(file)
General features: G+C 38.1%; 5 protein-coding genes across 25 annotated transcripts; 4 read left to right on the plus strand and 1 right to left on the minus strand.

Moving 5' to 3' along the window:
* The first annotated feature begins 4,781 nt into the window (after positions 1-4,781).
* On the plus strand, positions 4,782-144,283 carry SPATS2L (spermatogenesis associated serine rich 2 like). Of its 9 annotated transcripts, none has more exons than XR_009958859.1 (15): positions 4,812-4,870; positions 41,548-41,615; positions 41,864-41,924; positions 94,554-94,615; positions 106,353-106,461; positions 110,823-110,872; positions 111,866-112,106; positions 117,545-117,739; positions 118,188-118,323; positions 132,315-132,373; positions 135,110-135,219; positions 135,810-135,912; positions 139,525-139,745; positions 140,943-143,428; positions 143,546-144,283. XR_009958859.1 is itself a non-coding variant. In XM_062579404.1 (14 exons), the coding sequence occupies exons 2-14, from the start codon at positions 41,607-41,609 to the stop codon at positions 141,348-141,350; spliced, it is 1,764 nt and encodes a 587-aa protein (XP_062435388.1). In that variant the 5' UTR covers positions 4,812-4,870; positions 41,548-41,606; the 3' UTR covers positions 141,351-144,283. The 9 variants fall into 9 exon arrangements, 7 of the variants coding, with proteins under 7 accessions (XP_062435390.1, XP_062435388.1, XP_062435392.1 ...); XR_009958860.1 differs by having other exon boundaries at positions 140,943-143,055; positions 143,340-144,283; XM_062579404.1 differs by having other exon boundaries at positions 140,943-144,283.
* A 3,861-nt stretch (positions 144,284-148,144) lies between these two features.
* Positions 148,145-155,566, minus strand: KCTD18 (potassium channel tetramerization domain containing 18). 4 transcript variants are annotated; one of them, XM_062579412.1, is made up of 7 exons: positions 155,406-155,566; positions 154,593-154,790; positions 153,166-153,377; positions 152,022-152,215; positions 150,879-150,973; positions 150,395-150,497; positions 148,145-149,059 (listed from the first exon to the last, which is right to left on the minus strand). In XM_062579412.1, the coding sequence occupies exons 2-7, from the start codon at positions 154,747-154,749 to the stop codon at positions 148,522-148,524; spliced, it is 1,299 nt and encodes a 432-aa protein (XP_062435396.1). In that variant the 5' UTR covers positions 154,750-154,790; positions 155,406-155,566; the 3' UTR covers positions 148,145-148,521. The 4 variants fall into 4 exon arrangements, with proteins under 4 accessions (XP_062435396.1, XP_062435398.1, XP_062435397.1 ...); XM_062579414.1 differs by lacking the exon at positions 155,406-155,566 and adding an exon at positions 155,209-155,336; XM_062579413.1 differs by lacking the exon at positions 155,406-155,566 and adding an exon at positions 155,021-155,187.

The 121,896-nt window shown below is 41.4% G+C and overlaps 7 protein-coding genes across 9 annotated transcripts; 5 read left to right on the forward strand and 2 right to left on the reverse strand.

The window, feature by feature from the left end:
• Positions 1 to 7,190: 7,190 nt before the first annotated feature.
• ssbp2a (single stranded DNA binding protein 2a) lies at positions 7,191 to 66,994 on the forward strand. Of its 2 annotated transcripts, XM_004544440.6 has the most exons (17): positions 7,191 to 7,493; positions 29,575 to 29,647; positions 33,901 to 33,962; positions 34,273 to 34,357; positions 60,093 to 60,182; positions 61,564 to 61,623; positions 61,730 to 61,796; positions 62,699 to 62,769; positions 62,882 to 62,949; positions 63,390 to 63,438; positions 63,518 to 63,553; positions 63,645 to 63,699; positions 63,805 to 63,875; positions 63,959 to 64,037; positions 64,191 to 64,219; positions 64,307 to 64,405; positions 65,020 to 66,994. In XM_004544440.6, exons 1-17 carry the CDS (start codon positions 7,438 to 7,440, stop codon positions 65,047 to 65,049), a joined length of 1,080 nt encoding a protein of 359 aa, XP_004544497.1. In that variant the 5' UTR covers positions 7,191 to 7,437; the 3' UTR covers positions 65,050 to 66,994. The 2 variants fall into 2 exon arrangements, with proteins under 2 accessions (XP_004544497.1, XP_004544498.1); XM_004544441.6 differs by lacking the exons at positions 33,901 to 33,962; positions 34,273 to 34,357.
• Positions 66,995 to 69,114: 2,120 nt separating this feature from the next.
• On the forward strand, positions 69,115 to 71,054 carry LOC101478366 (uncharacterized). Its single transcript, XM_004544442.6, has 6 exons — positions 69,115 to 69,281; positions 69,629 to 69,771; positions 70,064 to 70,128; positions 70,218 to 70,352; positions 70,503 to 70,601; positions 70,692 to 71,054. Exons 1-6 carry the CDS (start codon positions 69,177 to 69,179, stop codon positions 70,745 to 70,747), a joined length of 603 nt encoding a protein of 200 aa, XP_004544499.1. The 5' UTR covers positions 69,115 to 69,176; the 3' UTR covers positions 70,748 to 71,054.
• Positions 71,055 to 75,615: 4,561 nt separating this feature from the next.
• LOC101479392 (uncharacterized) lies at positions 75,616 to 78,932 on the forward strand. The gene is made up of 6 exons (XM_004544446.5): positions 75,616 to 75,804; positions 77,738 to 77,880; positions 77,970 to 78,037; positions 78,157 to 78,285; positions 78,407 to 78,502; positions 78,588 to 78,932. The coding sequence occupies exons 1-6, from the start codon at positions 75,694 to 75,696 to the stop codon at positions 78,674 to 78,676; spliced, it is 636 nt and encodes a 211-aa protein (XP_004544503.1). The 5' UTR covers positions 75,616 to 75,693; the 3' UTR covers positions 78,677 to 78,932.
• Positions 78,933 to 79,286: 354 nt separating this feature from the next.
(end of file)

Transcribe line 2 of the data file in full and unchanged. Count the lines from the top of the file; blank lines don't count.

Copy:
Moving 5' to 3' along the window: